Confessions of an Introvert

Confessions of an Introvert

by Nyambura Kihato, M.Ed, MA, LPC, CCTP

Recently I was in a restaurant with some friends and I mentioned that I’m an introvert. They were very surprised and attempted to disagree with me: “But you’re so friendly!” they argued, “and not at all shy!” As evidence, they pointed out that I was the only one in the group who had engaged our server and started a conversation with her while she was taking our orders.

This is a common misconception about introverts – that we are shy, antisocial, and unfriendly.

These erroneous ideas have tainted the definition of “introversion” from the way it was originally proposed by psychiatrist Carl Jung. Jung himself was an introvert, and describedintroversion and extraversion as orientations of energy, i.e. whether a person is energized more by acting in the outer world, or by reflecting in their inner world. In his autobiography, Memories, Dreams, Reflections (who else but an introvert would have such a title for their book?),

Jung describes how he wandered off alone to spend time in quiet spaces, where he immersed himself in his inner world of ideas, theories, and fantasies.

Where do you draw your energy from?

Introverts tend to focus on their inner world and need to withdraw to recharge their batteries, while extraverts feel more alive in the external world of people and activities; they draw their energy from the outside world, like solar panels.

If you like reflecting on ideas, tend to think a lot before acting, and hate interruptions while working, you could be an introvert. If you prefer to act in the outer world, enjoy stimulating environments like big, lively parties or busy, active workplaces, or if you welcome interruptions as just the perfect diversion to take a break from your work, you may be an extravert.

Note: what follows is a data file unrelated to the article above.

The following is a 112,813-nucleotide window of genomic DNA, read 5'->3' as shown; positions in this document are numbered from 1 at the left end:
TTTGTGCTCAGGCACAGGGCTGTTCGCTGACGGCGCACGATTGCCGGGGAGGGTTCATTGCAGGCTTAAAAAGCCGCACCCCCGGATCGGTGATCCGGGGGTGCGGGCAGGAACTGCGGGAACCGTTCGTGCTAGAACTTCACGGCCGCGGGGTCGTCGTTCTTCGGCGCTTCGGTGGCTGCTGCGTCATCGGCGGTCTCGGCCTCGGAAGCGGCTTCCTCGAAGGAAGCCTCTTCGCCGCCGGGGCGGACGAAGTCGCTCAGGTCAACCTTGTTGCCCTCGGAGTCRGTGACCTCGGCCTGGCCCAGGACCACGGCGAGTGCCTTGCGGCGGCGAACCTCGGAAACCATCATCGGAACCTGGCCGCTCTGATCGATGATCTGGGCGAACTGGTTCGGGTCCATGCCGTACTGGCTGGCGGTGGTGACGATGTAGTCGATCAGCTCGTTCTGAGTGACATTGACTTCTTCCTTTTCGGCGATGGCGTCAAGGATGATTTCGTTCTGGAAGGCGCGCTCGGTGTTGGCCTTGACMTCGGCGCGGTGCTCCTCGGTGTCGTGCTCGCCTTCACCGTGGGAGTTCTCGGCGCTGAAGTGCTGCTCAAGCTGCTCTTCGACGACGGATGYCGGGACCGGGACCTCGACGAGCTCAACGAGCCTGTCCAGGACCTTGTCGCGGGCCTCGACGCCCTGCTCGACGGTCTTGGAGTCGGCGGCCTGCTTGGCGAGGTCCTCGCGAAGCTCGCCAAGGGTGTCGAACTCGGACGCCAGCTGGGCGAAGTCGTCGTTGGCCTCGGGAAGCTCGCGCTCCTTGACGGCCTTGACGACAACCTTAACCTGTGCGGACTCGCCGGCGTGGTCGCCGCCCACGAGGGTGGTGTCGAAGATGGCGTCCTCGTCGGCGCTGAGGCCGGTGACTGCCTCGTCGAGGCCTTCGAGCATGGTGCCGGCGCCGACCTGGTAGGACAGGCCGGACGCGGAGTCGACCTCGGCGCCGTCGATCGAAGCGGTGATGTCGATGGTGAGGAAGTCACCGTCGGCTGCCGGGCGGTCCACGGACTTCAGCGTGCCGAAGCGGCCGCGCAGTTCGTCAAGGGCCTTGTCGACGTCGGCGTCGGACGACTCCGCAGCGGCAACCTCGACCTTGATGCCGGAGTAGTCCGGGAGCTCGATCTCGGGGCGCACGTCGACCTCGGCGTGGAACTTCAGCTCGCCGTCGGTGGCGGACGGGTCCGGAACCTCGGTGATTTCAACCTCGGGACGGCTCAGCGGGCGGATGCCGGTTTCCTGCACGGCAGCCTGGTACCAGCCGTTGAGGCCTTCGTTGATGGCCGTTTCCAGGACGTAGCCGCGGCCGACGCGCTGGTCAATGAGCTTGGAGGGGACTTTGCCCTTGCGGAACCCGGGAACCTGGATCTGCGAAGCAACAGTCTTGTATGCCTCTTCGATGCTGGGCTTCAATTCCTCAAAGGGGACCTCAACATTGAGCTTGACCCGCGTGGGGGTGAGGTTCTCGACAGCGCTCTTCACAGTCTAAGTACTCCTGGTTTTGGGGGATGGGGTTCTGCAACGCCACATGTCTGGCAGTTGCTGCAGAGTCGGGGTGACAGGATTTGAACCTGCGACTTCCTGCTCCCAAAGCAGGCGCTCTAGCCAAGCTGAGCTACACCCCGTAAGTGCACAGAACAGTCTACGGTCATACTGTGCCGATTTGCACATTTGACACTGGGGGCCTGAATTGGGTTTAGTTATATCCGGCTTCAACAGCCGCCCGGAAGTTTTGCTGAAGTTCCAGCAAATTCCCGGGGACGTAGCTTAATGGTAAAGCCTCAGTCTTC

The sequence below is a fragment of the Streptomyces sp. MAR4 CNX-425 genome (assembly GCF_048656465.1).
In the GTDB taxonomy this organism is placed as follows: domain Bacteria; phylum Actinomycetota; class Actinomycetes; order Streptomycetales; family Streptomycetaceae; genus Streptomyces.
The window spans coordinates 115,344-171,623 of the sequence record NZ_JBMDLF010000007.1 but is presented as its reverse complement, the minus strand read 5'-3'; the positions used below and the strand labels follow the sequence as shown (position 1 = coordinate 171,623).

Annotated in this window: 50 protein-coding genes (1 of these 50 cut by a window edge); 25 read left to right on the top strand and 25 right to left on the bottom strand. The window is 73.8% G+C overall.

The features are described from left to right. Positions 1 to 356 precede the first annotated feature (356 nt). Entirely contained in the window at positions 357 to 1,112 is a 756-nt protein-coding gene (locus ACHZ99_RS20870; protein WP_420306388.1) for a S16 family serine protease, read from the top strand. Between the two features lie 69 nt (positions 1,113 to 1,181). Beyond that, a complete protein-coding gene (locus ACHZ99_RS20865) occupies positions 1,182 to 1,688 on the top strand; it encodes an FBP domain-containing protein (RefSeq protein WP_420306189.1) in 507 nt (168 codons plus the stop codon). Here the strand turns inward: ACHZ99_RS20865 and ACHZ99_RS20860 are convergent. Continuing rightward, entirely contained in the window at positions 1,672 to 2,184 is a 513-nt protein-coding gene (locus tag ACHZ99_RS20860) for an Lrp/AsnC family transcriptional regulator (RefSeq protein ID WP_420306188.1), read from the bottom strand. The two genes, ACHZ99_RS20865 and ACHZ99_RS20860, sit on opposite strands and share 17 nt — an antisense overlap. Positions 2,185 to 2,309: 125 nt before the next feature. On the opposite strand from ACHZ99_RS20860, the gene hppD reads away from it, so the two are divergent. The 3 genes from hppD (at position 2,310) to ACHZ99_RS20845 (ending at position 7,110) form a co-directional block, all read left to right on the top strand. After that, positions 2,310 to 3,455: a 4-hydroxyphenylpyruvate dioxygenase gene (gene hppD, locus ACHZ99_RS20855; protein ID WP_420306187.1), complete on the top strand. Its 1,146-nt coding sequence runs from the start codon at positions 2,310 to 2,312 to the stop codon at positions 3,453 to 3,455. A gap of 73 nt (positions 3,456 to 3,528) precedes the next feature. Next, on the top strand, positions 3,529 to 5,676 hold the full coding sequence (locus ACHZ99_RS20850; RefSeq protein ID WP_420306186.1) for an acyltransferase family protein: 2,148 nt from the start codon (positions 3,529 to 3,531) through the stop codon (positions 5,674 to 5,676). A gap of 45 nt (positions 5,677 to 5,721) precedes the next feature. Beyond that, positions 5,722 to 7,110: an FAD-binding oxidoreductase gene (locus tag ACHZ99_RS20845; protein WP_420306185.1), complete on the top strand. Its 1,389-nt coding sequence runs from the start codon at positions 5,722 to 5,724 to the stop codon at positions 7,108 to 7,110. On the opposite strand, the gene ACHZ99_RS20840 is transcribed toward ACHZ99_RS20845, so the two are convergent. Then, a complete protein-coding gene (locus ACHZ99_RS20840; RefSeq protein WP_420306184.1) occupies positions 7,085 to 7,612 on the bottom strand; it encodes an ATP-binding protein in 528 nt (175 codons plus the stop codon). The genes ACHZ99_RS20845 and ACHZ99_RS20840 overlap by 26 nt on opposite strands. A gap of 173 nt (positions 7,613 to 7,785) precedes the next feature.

In reality though, each of us occupies a position along this continuum, with ambiverts falling somewhere in the middle.

Also, these states are not static; we are constantly moving up and down this continuum depending on the situation.

I’m a classic introvert. Respect my quiet time, and please turn off the radio until I’m done working (I don’t even own a TV). Those friends I ate out with? I was happy to hang out with them and catch up, but it was so satisfying to decline their offer to join them at a club and head straight home afterwards, where I curled up in bed with a book for the night.

Nyambura Kihato, M.Ed, MA, LPC, CCTP I earned my Bachelor of Education in German Language and Literature from Kenyatta University in Kenya. I studied German further at the Goethe-Institut Nairobi, and in Luebeck, Germany. I went to graduate school at the University of Hull, UK, where I obtained a Master of Education in Counseling and Child Development and Learning. I taught for several years in Kenya before coming to the United States to study at the California School of Professional Psychology, San Diego, graduating with an M.A. in Counseling Psychology. I am a Licensed Professional Counselor (LPC) in the state of Georgia, trained in EMDR (Eye Movement Desensitization and Reprocessing), and am a Certified Clinical Trauma Professional (CCTP). I currently serve on the board of the Jung Society of Atlanta and am training to become a Jungian analyst.

Learn more about Nyambura and how she can help you today, here!

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Nutrition and Erectile Dysfunction

Nutrition and Erectile Dysfunction